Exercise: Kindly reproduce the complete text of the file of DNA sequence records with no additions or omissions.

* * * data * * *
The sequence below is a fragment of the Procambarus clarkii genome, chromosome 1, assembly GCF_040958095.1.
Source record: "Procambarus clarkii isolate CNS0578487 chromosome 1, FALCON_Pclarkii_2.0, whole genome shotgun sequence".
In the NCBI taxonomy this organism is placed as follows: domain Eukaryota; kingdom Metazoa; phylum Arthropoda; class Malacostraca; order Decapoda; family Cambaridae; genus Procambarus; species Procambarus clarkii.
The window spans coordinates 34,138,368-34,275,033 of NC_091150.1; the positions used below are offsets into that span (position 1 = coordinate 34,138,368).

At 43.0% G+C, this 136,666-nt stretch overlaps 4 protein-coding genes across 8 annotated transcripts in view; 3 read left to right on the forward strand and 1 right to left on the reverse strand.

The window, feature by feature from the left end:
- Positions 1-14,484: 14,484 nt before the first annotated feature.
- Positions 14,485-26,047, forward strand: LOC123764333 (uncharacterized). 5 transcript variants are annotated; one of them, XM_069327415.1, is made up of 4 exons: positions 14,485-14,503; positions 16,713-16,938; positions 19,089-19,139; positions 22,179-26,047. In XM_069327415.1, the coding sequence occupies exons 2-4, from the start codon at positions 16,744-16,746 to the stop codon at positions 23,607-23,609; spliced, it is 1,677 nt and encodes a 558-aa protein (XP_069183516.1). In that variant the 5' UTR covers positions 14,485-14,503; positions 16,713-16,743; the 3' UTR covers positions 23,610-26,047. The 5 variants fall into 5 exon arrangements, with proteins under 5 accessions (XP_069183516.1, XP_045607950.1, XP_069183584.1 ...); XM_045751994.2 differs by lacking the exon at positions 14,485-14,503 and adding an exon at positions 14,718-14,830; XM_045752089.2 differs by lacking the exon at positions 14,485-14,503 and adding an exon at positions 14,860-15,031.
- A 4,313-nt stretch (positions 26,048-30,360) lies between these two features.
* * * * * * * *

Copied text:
The sequence below is a fragment of the Procambarus clarkii genome, chromosome 1, assembly GCF_040958095.1.
Source record: "Procambarus clarkii isolate CNS0578487 chromosome 1, FALCON_Pclarkii_2.0, whole genome shotgun sequence".
In the NCBI taxonomy this organism is placed as follows: domain Eukaryota; kingdom Metazoa; phylum Arthropoda; class Malacostraca; order Decapoda; family Cambaridae; genus Procambarus; species Procambarus clarkii.
The window spans coordinates 34,138,368-34,275,033 of NC_091150.1; the positions used below are offsets into that span (position 1 = coordinate 34,138,368).

At 43.0% G+C, this 136,666-nt stretch overlaps 4 protein-coding genes across 8 annotated transcripts in view; 3 read left to right on the forward strand and 1 right to left on the reverse strand.

The window, feature by feature from the left end:
- Positions 1-14,484: 14,484 nt before the first annotated feature.
- Positions 14,485-26,047, forward strand: LOC123764333 (uncharacterized). 5 transcript variants are annotated; one of them, XM_069327415.1, is made up of 4 exons: positions 14,485-14,503; positions 16,713-16,938; positions 19,089-19,139; positions 22,179-26,047. In XM_069327415.1, the coding sequence occupies exons 2-4, from the start codon at positions 16,744-16,746 to the stop codon at positions 23,607-23,609; spliced, it is 1,677 nt and encodes a 558-aa protein (XP_069183516.1). In that variant the 5' UTR covers positions 14,485-14,503; positions 16,713-16,743; the 3' UTR covers positions 23,610-26,047. The 5 variants fall into 5 exon arrangements, with proteins under 5 accessions (XP_069183516.1, XP_045607950.1, XP_069183584.1 ...); XM_045751994.2 differs by lacking the exon at positions 14,485-14,503 and adding an exon at positions 14,718-14,830; XM_045752089.2 differs by lacking the exon at positions 14,485-14,503 and adding an exon at positions 14,860-15,031.
- A 4,313-nt stretch (positions 26,048-30,360) lies between these two features.